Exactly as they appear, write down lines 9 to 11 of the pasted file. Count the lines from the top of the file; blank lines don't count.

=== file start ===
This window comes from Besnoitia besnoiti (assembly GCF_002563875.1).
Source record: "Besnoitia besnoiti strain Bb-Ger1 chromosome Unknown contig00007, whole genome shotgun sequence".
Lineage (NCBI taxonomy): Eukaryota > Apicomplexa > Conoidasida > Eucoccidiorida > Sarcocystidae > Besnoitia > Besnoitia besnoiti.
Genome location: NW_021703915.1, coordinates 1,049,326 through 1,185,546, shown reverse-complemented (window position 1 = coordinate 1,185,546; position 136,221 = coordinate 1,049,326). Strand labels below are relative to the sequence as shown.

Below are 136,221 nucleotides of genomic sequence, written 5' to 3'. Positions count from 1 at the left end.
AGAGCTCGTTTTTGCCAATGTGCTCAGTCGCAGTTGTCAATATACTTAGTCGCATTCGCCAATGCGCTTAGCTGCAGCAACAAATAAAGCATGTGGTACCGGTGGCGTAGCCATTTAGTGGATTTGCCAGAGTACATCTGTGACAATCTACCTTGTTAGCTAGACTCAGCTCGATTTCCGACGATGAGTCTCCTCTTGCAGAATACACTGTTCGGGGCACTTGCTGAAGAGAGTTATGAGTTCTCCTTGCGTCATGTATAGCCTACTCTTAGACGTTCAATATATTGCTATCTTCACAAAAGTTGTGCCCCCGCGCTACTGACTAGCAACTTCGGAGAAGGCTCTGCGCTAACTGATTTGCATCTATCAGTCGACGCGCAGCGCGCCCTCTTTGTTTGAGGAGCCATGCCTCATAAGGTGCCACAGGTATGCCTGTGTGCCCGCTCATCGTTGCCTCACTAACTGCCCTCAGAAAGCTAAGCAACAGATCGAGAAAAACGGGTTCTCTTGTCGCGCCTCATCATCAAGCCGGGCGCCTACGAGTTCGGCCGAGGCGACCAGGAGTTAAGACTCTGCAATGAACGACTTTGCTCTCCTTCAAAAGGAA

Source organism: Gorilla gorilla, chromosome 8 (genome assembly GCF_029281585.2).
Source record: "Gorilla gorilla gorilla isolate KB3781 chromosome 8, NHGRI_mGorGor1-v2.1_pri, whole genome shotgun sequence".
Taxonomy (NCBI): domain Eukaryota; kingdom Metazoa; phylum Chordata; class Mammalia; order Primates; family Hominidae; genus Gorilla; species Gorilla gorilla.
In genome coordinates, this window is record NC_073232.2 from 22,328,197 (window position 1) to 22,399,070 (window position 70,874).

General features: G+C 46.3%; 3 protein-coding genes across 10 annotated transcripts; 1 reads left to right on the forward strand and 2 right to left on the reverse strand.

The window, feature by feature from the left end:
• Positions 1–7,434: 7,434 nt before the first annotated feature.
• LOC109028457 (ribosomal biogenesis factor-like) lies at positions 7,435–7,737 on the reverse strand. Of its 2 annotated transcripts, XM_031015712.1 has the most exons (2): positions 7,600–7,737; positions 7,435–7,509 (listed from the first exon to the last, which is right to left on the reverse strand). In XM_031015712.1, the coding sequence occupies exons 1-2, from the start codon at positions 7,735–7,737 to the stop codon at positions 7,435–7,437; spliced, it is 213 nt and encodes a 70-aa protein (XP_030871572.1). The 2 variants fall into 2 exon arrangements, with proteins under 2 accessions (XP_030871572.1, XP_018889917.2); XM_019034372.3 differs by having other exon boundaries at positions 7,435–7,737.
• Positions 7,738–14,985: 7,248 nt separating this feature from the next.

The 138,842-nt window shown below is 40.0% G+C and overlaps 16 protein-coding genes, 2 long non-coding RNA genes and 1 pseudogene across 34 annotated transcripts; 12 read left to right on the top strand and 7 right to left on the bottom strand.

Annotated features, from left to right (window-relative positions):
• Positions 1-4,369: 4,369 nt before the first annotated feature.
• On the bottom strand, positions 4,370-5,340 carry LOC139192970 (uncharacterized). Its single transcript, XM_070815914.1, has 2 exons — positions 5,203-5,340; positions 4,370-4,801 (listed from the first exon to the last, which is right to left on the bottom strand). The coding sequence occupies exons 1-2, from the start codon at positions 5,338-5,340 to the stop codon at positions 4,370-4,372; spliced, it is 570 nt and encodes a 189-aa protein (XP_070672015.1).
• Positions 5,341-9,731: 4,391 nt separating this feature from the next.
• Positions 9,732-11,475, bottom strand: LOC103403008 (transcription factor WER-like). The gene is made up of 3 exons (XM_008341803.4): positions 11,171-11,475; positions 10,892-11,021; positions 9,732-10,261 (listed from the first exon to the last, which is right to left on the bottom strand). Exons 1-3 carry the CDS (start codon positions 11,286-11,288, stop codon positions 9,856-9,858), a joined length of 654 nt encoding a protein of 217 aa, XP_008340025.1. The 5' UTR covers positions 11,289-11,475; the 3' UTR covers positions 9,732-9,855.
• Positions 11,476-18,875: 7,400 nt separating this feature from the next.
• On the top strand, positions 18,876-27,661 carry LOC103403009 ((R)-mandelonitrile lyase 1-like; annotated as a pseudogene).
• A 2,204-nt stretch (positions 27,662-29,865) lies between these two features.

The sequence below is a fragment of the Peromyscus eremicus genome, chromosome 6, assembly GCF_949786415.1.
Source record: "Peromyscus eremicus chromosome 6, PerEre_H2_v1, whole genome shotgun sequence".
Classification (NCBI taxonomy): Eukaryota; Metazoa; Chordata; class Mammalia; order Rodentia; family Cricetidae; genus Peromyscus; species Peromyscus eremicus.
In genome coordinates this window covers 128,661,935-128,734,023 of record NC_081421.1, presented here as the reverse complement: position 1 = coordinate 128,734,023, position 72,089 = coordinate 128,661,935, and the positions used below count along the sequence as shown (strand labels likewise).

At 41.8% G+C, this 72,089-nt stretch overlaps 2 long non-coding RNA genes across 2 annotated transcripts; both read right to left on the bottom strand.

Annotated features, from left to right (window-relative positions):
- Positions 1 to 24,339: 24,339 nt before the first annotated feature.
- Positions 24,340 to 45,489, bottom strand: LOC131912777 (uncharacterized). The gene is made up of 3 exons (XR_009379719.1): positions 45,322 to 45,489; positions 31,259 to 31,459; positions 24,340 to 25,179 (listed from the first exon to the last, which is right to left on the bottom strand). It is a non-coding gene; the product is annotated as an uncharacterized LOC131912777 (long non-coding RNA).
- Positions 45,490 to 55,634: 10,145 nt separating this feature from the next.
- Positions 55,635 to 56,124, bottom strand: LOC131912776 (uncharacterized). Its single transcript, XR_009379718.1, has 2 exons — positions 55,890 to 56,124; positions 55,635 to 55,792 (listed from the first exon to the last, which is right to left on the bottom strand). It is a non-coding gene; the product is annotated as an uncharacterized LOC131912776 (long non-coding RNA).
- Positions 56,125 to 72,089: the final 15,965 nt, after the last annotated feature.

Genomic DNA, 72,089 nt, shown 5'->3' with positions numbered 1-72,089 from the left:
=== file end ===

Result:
Taxonomy (NCBI): domain Eukaryota; kingdom Metazoa; phylum Chordata; class Mammalia; order Primates; family Hominidae; genus Gorilla; species Gorilla gorilla.
In genome coordinates, this window is record NC_073232.2 from 22,328,197 (window position 1) to 22,399,070 (window position 70,874).

General features: G+C 46.3%; 3 protein-coding genes across 10 annotated transcripts; 1 reads left to right on the forward strand and 2 right to left on the reverse strand.